Stevie Wright Band (Warner Vision) (1987)

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Released 24-Sep-2002

Cover Art

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Details At A Glance

General Extras
Category Music Main Menu Audio
Interviews-Cast-Stevie Wright (Audio-Only)
Rating Rated E
Year Of Production 1987
Running Time 75:23 (Case: 77)
RSDL / Flipper No/No Cast & Crew
Start Up Menu
Region Coding 1,2,3,4,5,6 Directed By Bob Potts

Warner Vision
Starring Stevie Wright
Glenn GoldSmith
Dennis James
Eddie Boekelman
Mark Mitchell
Paul DeMarco
Lyndsay Hammond
Dey Chambers
Case Amaray-Transparent-Secure Clip
RPI ? Music None Given

Video Audio
Pan & Scan/Full Frame Full Frame English Dolby Digital 2.0 (224Kb/s)
English Interview Dolby Digital 2.0 (224Kb/s)
Widescreen Aspect Ratio None
16x9 Enhancement No
Video Format 576i (PAL)
Original Aspect Ratio 1.33:1 Miscellaneous
Jacket Pictures No
Subtitles None Smoking No
Annoying Product Placement No
Action In or After Credits No

NOTE: The Profanity Filter is ON. Turn it off here.

Plot Synopsis

    Stevie Wright was the front man for the Easybeats in the '60s when he was known as a real wild man. He has led a varied career since those early days. From what I can tell from the date of this concert (1987), he must have formed the Stevie Wright Band soon after the 1986 concert tour by the temporarily reunited Easybeats. This particular concert was recorded at the Bridgeway Hotel in Adelaide in 1987.

    He is probably best known for Friday On My Mind (voted the Best Australian Song of All Time by his peers at the Australian Performing Rights Association awards), along with other hits such as She's So Fine and of course Evie. While the concert was filmed in the late eighties it has the feel of a seventies pub appearance. There are no props on the stage, a series of Par60 spotlights hanging overhead with various coloured gels, a simple light chaser and lots of energy. Everyone on stage, but in particular Stevie, puts one hundred percent into the performance and the sweat is dripping from the first song onwards.

    As you can see from the song list, all the favourites are here - they are just sung by someone a little bit older than they were when they wrote or first performed them.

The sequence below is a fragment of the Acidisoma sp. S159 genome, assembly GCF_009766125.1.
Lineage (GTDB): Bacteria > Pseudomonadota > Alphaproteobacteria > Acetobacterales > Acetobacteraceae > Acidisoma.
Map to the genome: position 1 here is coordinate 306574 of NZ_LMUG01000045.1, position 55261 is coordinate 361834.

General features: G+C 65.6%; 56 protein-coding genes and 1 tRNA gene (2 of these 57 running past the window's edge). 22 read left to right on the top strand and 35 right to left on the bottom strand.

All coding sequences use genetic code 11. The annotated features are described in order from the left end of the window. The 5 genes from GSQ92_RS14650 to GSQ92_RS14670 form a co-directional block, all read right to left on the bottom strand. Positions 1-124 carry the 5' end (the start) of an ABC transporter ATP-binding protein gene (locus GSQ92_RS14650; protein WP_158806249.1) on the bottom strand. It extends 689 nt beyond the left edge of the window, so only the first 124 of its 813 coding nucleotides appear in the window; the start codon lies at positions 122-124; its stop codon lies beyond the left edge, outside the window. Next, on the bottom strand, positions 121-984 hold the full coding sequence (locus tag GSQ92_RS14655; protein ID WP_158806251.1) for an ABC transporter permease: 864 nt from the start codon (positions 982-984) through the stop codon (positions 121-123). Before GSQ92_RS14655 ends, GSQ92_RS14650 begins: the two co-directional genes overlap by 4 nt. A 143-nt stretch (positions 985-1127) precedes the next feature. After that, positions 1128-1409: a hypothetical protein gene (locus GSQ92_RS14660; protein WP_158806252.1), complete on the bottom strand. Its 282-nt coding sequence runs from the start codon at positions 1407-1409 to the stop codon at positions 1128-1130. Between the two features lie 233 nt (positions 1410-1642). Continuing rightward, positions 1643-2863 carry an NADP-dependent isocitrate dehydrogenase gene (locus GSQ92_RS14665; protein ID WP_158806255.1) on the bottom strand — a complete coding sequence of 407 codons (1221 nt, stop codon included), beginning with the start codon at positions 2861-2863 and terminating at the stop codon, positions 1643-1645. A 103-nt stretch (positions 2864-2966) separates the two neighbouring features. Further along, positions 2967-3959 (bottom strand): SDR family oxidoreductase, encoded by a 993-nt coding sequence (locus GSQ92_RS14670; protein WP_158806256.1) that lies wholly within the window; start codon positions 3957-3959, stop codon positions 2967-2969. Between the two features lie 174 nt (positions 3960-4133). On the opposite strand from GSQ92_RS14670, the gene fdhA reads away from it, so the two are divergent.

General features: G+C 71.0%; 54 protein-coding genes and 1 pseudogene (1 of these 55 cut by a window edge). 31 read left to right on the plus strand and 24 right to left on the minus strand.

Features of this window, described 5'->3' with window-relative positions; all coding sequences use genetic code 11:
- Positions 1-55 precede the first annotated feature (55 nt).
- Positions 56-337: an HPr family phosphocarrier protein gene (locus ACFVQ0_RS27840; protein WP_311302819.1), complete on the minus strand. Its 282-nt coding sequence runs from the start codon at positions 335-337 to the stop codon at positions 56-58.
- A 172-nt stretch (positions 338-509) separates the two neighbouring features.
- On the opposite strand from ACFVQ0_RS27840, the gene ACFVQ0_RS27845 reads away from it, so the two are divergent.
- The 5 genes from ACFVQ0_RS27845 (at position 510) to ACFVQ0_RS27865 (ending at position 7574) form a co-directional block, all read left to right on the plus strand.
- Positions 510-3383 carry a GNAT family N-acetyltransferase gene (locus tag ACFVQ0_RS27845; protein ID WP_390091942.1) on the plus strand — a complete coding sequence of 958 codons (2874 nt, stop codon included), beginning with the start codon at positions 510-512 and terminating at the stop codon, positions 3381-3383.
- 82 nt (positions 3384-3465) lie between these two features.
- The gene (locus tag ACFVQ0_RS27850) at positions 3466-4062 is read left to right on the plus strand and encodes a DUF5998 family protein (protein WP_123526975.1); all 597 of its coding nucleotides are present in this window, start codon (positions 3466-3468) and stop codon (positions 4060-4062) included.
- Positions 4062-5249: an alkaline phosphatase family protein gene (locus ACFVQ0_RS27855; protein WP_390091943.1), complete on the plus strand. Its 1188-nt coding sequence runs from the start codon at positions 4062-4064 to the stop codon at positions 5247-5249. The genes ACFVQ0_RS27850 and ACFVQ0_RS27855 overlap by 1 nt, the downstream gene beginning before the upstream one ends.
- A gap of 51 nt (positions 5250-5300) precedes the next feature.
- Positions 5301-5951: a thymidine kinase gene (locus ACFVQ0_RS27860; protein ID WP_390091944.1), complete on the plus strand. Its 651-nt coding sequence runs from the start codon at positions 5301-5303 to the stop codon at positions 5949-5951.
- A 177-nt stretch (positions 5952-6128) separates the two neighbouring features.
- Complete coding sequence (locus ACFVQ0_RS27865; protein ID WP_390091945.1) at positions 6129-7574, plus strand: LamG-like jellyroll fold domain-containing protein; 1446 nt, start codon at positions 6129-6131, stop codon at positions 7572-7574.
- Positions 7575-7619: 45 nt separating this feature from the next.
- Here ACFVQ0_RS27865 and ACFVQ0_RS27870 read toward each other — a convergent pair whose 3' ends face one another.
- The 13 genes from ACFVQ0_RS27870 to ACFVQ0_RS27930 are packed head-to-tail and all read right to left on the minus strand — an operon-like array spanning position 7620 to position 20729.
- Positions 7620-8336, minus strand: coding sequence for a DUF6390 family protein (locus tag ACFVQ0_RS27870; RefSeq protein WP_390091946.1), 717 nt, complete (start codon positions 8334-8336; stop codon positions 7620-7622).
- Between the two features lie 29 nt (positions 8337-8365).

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Track Listing

1. Hard Road
2. Guitar Band
3. I'll Make You Happy
4. Sorry
5. Wedding Ring
6. Brothers
7. My Kind Of Music
8. St. Louis
9. I've Been Loving You
10. Too Long To Stop Now
11. Friday On My Mind
12. Blak Eyed Bruiser
13. Evie Pt.1
14. Evie Pt.2
15. Evie Pt.3
16. You
17. She's So Fine

Transfer Quality


     This is a fairly standard on-location video under difficult lighting conditions.

    The concert is presented at what is most probably its original aspect ratio of 1.33:1.

    Sharpness varies in inverse proportion to the distance of the shot. Close-ups are reasonably sharp, actually a mite sharper than other video concerts I have seen recently, and distance shots are blurred. Motion is also affected by video blur. An example of this is just about any time Stevie is moving, such as at 6:44. Shadow detail is affected by the fact that the only lighting on the stage is the down spotlights and at times there is almost no lighting on the stage at all. All things considered it holds up as best it can. There is a very large amount of noise in this video signal which has triggered a lot of low level noise.

    Colours are again affected by the lighting and the noise. Colour saturation is reasonable and the skin tones are not too bad when a white light is shining on it.